GUARDIANS OF THE GALAXY VOL. 3. James Gunn saves the MCU [Review]
James Gunn’s compilation entitled Guardians of the Galaxy Vol. 3 was made of the best Marvel hits, shamelessly drawing from the franchise’s most successful productions and using proven tricks. At the same time, however, the unique style of the director and screenwriter can be seen and heard in every shot. The final installment of the series about Quill and co. is another example of superhero cinema, which shines against the background of others not because it so efficiently implements genre conventions, but because it spins a superhero story a makes it auteur, full of warmth and empathy, comic and sensitive at the same time, which while serving unrestrained entertainment, touches on important issues.
Remember the opening scene of Infinity War? And the constant fear accompanying the screening, when you wondered who would die? Or the destruction of Asgard in Ragnarok? Or the adorable last scene of Love and Thunder? If not, you’ll remember it all during the screening of Guardians of the Galaxy Vol. 3. There’s no denying that James Gunn bet on proven ways to evoke emotions in fans of the Marvel Cinematic Universe, but you can’t blame him either, because he did it with true mastery. And what’s more – as it was mentioned at the beginning – he embellished it all with his characteristic humor and unmistakable style.
The Guardians of the Galaxy really captivated me only during Infinity War, during the Holiday Special stage they already had my heart, and now I feel that I won’t be able to live without them. I must admit that my boundless love for the god of thunder, whose paths intersected with the paths of the Guardians in the third part of Avengers, contributed to this. The same feeling made me appreciate some similarities between the latest installment of Guardians of the Galaxy and the fourth part of Thor like no one else. Absurd humor, the apparent stupidity of the characters, the plot with children and a gigantic dose of empathy (even towards enemies) – all this appears in both films, only that it is permeated by different styles of each of the directors. Opponents of Love and Thunder, let me reassure you in advance that while watching GOTG, you are unlikely to feel as confused as in Waititi’s film. Nevertheless, Gunn’s film can also be called an emotional rollercoaster with a clear conscience, capable of moving the viewer from laughing to crying and back again in a minute.
Good old friends and a brave new world
What the whole room will be laughing at in Guardians of the Galaxy Vol. 3 should be no mystery to anyone. James Gunn delivers here exactly what fans expect from him and what they love him for the most. As for crying… The reasons are twofold. First of all – Gunn gave the Star-Lord team a really worthy farewell. Each character gets their 5 minutes and a touching summary of less than a decade of being on screen. Our hearts tremble for each of them here, because this is the finale of the history of the Guardians we have known so far, so we cannot be calm about the fate of any of them. Groot is great here, as well as Nebula, which should be especially appreciated, because so far they have been rather overshadowed by other characters. The threads of friendship between Drax and Mantis and the situation between Quill and the “new” Gamora are also fantastically presented. Love and good will prevail, but don’t expect a classic visualization of this cliche.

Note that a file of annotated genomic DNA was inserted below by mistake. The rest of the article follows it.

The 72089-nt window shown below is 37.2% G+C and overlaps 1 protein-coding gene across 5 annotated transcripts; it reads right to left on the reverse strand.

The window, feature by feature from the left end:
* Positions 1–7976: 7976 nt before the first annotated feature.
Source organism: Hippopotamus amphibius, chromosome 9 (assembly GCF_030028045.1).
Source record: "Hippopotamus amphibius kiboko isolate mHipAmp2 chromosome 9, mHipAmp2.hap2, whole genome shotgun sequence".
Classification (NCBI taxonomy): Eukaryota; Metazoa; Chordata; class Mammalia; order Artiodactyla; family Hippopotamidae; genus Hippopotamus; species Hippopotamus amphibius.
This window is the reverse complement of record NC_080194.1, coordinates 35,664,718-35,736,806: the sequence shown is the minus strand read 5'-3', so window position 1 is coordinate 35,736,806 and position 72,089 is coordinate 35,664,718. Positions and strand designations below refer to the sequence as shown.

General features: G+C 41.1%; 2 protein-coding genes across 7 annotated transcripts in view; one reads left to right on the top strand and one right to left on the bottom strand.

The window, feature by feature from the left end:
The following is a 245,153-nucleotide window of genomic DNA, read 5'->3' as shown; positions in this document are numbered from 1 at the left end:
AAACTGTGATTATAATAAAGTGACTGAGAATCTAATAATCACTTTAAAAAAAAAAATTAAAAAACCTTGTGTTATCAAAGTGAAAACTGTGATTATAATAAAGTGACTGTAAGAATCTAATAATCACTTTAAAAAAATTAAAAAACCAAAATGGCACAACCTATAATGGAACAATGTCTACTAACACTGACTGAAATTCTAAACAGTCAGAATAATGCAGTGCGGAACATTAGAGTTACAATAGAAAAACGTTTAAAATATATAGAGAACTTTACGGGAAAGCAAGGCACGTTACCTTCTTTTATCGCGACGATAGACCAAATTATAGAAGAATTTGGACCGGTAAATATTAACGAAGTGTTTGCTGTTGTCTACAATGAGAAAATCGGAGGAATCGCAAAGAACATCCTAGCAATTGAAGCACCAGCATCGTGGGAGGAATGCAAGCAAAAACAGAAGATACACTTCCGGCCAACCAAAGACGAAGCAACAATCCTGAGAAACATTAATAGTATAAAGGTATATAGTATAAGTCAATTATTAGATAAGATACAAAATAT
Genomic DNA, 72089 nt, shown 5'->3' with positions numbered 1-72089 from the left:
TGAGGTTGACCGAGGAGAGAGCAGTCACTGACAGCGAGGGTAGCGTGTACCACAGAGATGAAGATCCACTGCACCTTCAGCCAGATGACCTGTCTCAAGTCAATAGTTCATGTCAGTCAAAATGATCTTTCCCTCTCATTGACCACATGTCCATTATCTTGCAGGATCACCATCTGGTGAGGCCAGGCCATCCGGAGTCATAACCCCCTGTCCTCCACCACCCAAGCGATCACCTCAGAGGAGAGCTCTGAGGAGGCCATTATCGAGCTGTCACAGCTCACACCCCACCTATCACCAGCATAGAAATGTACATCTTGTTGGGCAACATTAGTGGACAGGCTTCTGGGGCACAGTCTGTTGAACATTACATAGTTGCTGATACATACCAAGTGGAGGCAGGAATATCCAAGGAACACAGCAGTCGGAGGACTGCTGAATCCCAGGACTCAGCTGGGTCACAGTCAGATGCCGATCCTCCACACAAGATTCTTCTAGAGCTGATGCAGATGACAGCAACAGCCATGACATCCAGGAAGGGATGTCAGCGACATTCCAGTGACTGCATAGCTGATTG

The second cause for tears will be felt primarily by animal lovers and defenders, for whom Gunn intercedes here, presenting the backstory of Rocket – the result of the experiments of a mad scientist. We’ve seen it many times, but by presenting innocent, tortured beings, the director knows how to hit the most sensitive points of the viewer and does it in an unusually (for him) mature way. It is impossible not to notice the analogy that the director builds between experiments on animals and the disgraceful activities of Dr. Mengele. This is not the only reference to the sins of Nazi Germany. It is the whole plot of the Great Evolutionist, his obsession with creating a perfectly pure race and building a brave new world, while annihilating the failed copies.
Rogues from outer space
Known, among others from Peacemaker, Chukwudi Iwuji does the role brilliantly. As an archvillain, he is disturbingly logical, powerful and – like Thanos – absolutely convinced of his point. It’s a shame that Kang, and not him, was chosen as the main villain of Phase 5. This would be a much better choice for many reasons.
For both villains, the principle applies here – show me your opponent and I’ll tell you how much of a superhero you are. Or rather – how good of a superhero cinema maker are you. James Gunn proved once again that he is the right man in the right place.
After a flawed Phase Four and a nightmare start to Phase Five, the MCU’s losing streak is finally broken! The Guardians of the Galaxy managed to save the Marvel universe from annihilation and prove once again that in the third decade of the 21st century there is no place for a generic superhero – what counts is the author’s flair, original humor and an empathetic heart.